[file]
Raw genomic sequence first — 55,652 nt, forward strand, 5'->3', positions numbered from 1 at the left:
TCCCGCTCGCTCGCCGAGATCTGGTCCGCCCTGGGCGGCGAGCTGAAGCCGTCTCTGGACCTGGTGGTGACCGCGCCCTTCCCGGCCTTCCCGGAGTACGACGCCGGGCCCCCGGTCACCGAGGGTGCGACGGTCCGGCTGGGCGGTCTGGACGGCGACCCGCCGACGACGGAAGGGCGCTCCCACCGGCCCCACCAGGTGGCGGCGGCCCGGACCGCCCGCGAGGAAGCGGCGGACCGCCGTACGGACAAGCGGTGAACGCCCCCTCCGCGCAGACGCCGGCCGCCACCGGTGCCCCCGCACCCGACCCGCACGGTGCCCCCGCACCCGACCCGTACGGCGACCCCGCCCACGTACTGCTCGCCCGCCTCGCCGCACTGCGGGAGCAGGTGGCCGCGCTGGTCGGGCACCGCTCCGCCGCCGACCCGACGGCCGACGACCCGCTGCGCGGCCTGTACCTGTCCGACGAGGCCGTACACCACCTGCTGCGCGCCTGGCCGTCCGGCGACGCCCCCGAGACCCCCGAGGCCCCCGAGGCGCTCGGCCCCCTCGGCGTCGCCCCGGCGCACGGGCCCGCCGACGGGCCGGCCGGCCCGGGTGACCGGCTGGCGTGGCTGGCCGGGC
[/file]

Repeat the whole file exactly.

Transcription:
Raw genomic sequence first — 55,652 nt, forward strand, 5'->3', positions numbered from 1 at the left:
TCCCGCTCGCTCGCCGAGATCTGGTCCGCCCTGGGCGGCGAGCTGAAGCCGTCTCTGGACCTGGTGGTGACCGCGCCCTTCCCGGCCTTCCCGGAGTACGACGCCGGGCCCCCGGTCACCGAGGGTGCGACGGTCCGGCTGGGCGGTCTGGACGGCGACCCGCCGACGACGGAAGGGCGCTCCCACCGGCCCCACCAGGTGGCGGCGGCCCGGACCGCCCGCGAGGAAGCGGCGGACCGCCGTACGGACAAGCGGTGAACGCCCCCTCCGCGCAGACGCCGGCCGCCACCGGTGCCCCCGCACCCGACCCGCACGGTGCCCCCGCACCCGACCCGTACGGCGACCCCGCCCACGTACTGCTCGCCCGCCTCGCCGCACTGCGGGAGCAGGTGGCCGCGCTGGTCGGGCACCGCTCCGCCGCCGACCCGACGGCCGACGACCCGCTGCGCGGCCTGTACCTGTCCGACGAGGCCGTACACCACCTGCTGCGCGCCTGGCCGTCCGGCGACGCCCCCGAGACCCCCGAGGCCCCCGAGGCGCTCGGCCCCCTCGGCGTCGCCCCGGCGCACGGGCCCGCCGACGGGCCGGCCGGCCCGGGTGACCGGCTGGCGTGGCTGGCCGGGC